It’s January 15th. He was born today but I don’t feel like celebrating. Instead, I have entered this day kicking and screaming. I know it’s his party but I can cry if I want to. Arms folded. Keep your invitations, your black- tie events. I don’t have or want or need a dress for this.
What are we dressing up for anyway? Today calls for sackcloth and ashes, not a song of praise but lament. A prophet is dead and we have his death certificate. Yet, we are handing out certificates of recognition, plagues and trophies in his name. We are all patting each other on the back as if we are on his side, as if we would put our life on the line, as if we do not draw the color line around our children and our houses, as if we do not self- segregate while praying for beloved community.
We are heaping on praises in order to cover up the fact that we have buried him. Our tongue- shovels dug deep. Our hands are dirty. Silence or submission, we are unclean. Today is more of a cover up.
Consequently, I don’t want to attend a party or a prayer service or sign up for a community- service project. I don’t want to hold hands. I don’t want to sing. I don’t feel like it.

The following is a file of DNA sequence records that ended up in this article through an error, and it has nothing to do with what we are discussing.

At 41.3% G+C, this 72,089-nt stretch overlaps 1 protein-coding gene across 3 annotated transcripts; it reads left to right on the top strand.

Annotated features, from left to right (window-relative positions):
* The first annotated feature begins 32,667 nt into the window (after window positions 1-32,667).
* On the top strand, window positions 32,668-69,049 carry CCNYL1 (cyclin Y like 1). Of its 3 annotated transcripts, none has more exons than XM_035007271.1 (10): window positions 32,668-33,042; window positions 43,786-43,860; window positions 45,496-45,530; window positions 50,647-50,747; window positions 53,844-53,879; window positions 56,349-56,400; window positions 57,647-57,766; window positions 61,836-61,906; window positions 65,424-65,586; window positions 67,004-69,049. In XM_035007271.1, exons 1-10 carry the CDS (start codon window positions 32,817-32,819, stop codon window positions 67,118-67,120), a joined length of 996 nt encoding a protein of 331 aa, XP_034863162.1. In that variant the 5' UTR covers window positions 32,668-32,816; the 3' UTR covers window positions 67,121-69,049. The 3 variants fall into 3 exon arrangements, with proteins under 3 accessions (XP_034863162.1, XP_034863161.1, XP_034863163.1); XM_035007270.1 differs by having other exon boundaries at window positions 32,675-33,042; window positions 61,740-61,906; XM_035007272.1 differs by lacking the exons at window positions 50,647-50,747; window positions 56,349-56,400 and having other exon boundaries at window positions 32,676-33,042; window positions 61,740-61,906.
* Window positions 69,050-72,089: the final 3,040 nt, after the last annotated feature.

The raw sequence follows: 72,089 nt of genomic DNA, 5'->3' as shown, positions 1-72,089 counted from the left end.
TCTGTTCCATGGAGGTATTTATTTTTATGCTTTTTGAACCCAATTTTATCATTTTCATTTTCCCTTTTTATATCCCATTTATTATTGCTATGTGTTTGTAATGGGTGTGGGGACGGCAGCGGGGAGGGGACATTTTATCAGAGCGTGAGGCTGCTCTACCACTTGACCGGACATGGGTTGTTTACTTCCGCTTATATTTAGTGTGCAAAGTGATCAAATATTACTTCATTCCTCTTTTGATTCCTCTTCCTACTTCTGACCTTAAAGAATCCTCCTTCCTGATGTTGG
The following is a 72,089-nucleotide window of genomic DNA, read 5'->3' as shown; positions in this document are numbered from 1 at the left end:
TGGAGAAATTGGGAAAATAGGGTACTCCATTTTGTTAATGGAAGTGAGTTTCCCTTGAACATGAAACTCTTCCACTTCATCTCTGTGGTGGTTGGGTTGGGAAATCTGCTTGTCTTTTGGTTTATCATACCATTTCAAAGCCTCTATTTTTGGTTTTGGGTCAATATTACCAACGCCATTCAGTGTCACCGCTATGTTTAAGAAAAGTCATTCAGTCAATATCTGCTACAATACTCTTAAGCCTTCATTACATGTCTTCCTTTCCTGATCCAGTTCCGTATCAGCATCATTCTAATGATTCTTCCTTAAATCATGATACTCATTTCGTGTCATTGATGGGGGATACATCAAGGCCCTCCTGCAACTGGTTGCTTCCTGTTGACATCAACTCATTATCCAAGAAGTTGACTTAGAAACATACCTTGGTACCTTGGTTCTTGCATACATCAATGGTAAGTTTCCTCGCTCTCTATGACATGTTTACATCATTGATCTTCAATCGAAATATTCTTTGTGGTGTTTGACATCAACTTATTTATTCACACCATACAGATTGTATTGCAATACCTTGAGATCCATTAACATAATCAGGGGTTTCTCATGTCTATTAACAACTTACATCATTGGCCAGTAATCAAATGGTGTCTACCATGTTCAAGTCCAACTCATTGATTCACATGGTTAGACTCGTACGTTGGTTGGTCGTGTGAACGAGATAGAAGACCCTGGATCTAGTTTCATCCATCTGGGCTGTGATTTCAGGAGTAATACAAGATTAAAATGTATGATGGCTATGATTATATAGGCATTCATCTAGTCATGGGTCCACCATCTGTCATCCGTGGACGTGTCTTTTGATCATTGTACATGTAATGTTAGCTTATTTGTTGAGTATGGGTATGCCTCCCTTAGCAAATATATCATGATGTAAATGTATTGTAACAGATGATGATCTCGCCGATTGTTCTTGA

My mood is not festive. Dead at 39. We are reading his obituary—not birthday cards.
He, like so many others in this country, was a victim of gun violence. Don’t tell me not to politicize his death when America has a history of legislating hate, when I have to use was instead of is for a man who wastrying to do God’s will. And we stopped him.
Just stop it. Because his dream is not our own. We still don’t see it. Our children memorize his speech and we applaud. It is a program, which we will fold up and put in our pocket, leave on the table or tuck in the pew.
So, don’t quote him.
I don’t want to hear his voice. I don’t want see or hear his words. Please stop repeating after him. Don’t tell me what he said.
No more books, I don’t want to read the latest interpretation of his life and ministry. I don’t want to hear what he did and what he, they, we did to him. I don’t want to see his picture. Please don’t draw any more pictures of him.
And if you have them already, take them down or cover them up. He does not belong in our homes. He is not really there anyway. He is buried and we dig him up each year, parade his ghost around and claim him as a patron saint of social justice.
We place all these titles on his shadowy frame: civil rights leader, social justice activist, martyr. We stand around monuments with cake and ice cream, with candles and balloons, with t- shirts and buttons. But I don’t want to celebrate his life; I want to mourn his death.
I don’t want to sing, “Happy birthday to you!”